- Sexy Design, Incredible power, Music streaming and integration, Great controller
- Some unsupported file formats, No HD-DVD drive, no non-MSC support, average launch line up.
The Xbox 360 is an incredible piece of hardware with very little great software to choose from. In the end, the potential for future brilliance far outweighs its immediate appeal.
Price$ 499.00 (AUD)
If you have never played a game on Xbox Live you are really missing out on the potential of the Xbox. Single player games are fun for personal entertainment but the community interaction and limitless fun of playing with people from around the world while being able to speak to them in real time is quite an experience. With the original Xbox, Microsoft dominated online console gaming with a unified service, across all games with one ID that gamers used for all Live interactions. The Xbox Live services available from game to game varied but features like OptiMatch were universal. With the Xbox 360 they have expanded upon the success of Xbox Live and have created an expanded service with more downloadable content and web integration. User profiles have become more important with statistics tracking, gamer score, achievement tracking and gamer reputation with all gaming stats available to view on the xbox live website.
A user can now choose the style of gamer they are, whether they fit in the underground gamer community or are playing just for fun and this choice will directly affect who they play with. A search that excludes people with low reputations will mean you will only end up playing with respectable gamers, instead of the cheaters and abusers who litter the service like a disease. People on your friends list can also be examined more closely and all their achievements can be viewed and compared with your own. You will be able to see specifically where a player is up to as they are playing with accurate reporting of their progress on your friends list. Also, the audio chat function has been immensely improved. Since the higher functions of Xbox Live are no longer controlled within the individual games, you can be talking to someone in a game, still talk to them as you eject the disc and continue the conversation uninterrupted as the next game starts. This is quite incredible to experience and a huge improvement on the Live service.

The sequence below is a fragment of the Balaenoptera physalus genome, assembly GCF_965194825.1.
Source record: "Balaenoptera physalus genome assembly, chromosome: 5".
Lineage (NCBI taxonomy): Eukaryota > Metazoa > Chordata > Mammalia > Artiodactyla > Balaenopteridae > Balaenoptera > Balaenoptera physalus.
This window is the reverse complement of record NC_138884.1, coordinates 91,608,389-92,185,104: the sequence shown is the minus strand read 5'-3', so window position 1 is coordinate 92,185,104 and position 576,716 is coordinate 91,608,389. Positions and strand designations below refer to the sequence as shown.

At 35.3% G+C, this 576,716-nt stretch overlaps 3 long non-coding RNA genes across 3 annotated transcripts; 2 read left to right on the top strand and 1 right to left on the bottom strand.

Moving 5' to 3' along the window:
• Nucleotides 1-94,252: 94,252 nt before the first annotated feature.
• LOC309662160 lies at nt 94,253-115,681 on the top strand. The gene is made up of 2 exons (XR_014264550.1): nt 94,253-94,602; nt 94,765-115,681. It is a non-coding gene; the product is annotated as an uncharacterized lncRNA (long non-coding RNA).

The two biggest changes to the online service have to be the Xbox Live Marketplace and the Xbox Live Arcade. The Marketplace is like a shop for each game title where you can purchase additional levels, desktop images for the operating system, clothing for your favourite Tony Hawk skater, Cars for your favourite racing game and so forth. Developers can also make demo versions of games available to download for free and movie studios can make film trailers available too. The possibilities of this service are enormous. Imagine a time when a game developer has a project that may be a little risky to make. The way it at the moment, they would make the game and hope it sells or not take the risk at all. With the marketplace they could make only one level of the game and see how popular it is with the community before the green light is given for the entire game to be produced. This service has the potential to re-define how developers interact with gamers and if it's a change for the better, this is definitely something to get excited about.